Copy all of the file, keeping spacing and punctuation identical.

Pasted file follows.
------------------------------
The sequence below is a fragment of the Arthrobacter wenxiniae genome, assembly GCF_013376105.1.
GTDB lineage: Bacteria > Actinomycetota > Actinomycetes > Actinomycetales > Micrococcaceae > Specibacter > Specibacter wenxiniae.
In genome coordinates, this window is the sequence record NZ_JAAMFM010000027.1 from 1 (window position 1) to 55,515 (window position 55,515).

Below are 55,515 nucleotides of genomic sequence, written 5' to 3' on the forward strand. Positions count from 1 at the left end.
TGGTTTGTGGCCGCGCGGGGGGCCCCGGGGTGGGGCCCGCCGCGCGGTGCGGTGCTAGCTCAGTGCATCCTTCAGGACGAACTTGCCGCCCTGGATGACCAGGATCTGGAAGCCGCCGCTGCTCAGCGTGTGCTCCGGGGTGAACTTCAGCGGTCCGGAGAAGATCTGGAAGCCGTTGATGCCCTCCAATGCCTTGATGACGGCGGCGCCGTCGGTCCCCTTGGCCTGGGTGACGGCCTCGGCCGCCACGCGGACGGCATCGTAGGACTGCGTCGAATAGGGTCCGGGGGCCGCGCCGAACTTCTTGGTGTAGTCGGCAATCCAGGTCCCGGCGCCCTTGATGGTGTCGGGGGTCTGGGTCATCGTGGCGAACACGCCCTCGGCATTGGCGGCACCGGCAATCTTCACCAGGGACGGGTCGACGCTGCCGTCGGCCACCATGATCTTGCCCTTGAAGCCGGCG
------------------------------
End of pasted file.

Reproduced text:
The sequence below is a fragment of the Arthrobacter wenxiniae genome, assembly GCF_013376105.1.
GTDB lineage: Bacteria > Actinomycetota > Actinomycetes > Actinomycetales > Micrococcaceae > Specibacter > Specibacter wenxiniae.
In genome coordinates, this window is the sequence record NZ_JAAMFM010000027.1 from 1 (window position 1) to 55,515 (window position 55,515).

Below are 55,515 nucleotides of genomic sequence, written 5' to 3' on the forward strand. Positions count from 1 at the left end.
TGGTTTGTGGCCGCGCGGGGGGCCCCGGGGTGGGGCCCGCCGCGCGGTGCGGTGCTAGCTCAGTGCATCCTTCAGGACGAACTTGCCGCCCTGGATGACCAGGATCTGGAAGCCGCCGCTGCTCAGCGTGTGCTCCGGGGTGAACTTCAGCGGTCCGGAGAAGATCTGGAAGCCGTTGATGCCCTCCAATGCCTTGATGACGGCGGCGCCGTCGGTCCCCTTGGCCTGGGTGACGGCCTCGGCCGCCACGCGGACGGCATCGTAGGACTGCGTCGAATAGGGTCCGGGGGCCGCGCCGAACTTCTTGGTGTAGTCGGCAATCCAGGTCCCGGCGCCCTTGATGGTGTCGGGGGTCTGGGTCATCGTGGCGAACACGCCCTCGGCATTGGCGGCACCGGCAATCTTCACCAGGGACGGGTCGACGCTGCCGTCGGCCACCATGATCTTGCCCTTGAAGCCGGCG